Sounds good to me. It certainly fits my beliefs quite well, if nothing else.

I agree with Anon on the neo-pagan bit, and I think the part beginning "Through intellect we explore religious questions in sermons, lectures, courses and dialogue..." is more aspiration than reality for many Unitarians.

Let us know when the site goes live.

8:57 pm  
Blogger Stephen Lingwood said...

What's wrong with neo-paganism?

It's true these things will state aspirations we may not always live up to, but it helps when we name those aspirations.

10:10 am  
Blogger Stephen Lingwood said...

Oh and I should also correct myself. When I say "I'm working on the website" I mean I'm working on some of the content, a member of my congregation is actually building the website.

10:15 am  
Anonymous Anonymous said...

Neo-Paganism just sounds a bit naff and new age... Unitarianism, as you say in your other excellent post, has had a long tradition of using Nature as a pointer to the Divine - but 'Neo-Paganism' just reminds me of people playing druids.....

9:36 pm  
Blogger Paul Oakley said...

For the record, I'm coming at this from a gay, American, nontheistic, pantheistic, Unitarian Universalist perspective strongly influenced by Jewish writing with my right great toe occasionally swishing the waters of non-trinitarian Christianity. I am an iconoclast who loves icons and an anti-creedalist who loves liturgy. And at age 49 I am beginning seminary training for the UU ministry.

I think your statement is generally well worded but agree with Tim that neo-pagan might not be the most communicative term.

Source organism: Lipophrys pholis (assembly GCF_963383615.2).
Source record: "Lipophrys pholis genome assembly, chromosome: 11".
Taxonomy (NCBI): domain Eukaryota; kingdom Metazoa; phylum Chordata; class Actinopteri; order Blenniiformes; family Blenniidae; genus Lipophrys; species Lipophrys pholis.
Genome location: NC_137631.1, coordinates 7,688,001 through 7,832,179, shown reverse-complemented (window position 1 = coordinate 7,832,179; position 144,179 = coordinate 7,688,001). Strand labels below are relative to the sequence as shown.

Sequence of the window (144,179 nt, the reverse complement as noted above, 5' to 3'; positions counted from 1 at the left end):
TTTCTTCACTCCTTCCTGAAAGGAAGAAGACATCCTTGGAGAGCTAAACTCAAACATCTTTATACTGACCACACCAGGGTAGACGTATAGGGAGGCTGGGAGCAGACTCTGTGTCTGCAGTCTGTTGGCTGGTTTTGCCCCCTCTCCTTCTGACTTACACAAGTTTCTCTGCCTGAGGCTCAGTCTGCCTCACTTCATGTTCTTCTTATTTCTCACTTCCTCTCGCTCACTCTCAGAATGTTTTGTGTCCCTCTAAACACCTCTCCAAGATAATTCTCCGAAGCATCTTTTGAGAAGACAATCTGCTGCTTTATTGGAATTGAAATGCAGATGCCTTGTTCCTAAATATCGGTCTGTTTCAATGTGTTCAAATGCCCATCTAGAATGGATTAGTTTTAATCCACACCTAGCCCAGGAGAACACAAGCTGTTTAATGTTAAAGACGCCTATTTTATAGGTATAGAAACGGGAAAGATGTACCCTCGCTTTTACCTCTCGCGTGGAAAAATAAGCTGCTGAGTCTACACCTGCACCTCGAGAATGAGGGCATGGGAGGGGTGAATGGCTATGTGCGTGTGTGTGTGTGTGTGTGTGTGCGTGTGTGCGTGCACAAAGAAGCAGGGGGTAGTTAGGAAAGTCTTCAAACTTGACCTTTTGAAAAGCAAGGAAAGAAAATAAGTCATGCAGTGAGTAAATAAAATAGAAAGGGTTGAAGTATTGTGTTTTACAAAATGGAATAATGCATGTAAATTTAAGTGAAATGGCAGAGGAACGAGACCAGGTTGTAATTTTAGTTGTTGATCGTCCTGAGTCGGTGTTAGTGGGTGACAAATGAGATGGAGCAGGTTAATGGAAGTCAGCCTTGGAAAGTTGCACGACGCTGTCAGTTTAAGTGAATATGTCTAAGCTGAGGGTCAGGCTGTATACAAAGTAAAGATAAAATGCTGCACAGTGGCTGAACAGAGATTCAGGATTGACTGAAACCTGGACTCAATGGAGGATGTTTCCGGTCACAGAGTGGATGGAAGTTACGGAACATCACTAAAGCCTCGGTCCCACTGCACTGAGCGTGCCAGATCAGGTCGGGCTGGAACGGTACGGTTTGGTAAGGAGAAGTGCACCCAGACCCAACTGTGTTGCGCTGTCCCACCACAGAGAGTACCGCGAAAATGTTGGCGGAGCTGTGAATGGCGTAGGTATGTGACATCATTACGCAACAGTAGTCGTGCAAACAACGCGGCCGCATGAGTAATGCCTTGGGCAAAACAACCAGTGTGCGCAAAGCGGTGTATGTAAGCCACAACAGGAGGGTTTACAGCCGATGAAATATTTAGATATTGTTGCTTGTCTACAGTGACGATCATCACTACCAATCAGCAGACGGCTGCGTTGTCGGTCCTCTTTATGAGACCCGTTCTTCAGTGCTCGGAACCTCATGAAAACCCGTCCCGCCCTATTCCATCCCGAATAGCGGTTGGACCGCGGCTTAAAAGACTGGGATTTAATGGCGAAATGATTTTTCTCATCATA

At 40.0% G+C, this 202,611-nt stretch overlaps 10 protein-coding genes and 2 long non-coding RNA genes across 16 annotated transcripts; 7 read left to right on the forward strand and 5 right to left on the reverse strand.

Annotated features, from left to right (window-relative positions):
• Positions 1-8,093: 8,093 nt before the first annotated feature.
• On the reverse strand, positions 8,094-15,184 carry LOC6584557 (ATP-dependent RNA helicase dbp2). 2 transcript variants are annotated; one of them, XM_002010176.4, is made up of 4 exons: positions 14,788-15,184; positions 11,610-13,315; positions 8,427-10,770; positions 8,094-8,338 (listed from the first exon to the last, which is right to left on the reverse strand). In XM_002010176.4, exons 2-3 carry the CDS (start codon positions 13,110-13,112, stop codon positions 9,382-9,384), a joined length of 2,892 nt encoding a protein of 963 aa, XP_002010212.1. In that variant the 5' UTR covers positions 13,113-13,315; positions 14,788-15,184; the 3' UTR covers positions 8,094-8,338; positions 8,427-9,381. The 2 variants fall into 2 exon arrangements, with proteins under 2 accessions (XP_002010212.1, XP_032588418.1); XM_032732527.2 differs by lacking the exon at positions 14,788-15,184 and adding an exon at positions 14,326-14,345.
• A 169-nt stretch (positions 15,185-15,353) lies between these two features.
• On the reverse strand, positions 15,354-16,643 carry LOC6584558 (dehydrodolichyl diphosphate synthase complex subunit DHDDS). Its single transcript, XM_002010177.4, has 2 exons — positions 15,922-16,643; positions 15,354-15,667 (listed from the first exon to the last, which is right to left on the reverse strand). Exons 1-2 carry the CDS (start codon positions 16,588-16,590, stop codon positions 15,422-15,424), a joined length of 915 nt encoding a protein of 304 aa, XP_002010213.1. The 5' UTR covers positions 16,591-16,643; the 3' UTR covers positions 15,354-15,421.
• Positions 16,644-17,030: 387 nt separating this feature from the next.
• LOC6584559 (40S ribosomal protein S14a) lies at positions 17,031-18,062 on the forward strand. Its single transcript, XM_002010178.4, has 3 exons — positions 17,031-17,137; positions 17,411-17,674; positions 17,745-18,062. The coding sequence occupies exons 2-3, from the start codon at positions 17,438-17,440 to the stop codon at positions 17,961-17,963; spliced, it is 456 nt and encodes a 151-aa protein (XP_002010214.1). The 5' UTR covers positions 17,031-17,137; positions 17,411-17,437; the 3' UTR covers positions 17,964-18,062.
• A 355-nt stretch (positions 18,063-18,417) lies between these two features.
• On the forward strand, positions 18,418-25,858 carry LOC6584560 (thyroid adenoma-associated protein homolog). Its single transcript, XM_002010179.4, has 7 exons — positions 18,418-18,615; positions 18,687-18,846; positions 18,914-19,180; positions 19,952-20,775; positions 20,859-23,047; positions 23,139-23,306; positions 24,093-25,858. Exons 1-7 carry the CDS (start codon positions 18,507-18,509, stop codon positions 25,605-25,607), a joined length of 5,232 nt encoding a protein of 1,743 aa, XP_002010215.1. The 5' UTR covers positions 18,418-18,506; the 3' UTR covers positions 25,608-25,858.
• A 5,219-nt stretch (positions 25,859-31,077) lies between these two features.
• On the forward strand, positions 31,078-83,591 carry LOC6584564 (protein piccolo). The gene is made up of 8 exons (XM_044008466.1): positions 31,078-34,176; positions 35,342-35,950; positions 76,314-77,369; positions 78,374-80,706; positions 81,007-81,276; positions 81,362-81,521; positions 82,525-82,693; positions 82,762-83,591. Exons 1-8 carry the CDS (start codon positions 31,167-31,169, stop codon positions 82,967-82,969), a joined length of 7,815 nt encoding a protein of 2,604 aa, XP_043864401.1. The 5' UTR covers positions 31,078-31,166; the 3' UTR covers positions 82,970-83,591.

My concern is not the same as Anonymous's about conjuring up images of people "playing druids," an unnecessarily demeaning turn of phrase, it seems to me.

Rather, neo-pagan refers more to the relative recentness of a group rather than to the nature or content of their beliefs and practices. The neo suggests that they're still wet behind the ears. If you intend, as I believe you do, to indicate that Pagan thought and practice has valid things to offer the Unitarian, I suggest you leave off the neo and just call them Pagans.

Have you chosen just Buddhism and Paganism because those are the only (or primary) non-Christian sources members of Bank Street Unitarian Chapel gain inspiration from? I do recognize that you are not intending to list every possibility...

8:29 am  
Blogger Yewtree said...

Yes, I would leave out the Neo in NeoPagan. I am not a Pagan any more but I always objected to being referred to as a Neo-Pagan.

And Paganism may be many things, but it is not New Age. The two are quite different.

I like this, but I also liked your earlier piece about how Unitarianism brings about spiritual transformation. To my mind, that is what religion is for, so it's pretty important.

11:25 pm  
Blogger Yewtree said...

A further thought... by transcending mystery, do you mean ontological or epistemological transcendence?

Also, it's probably a good idea to define worship (a word that has been much misused, though not by Unitarians).

1:23 pm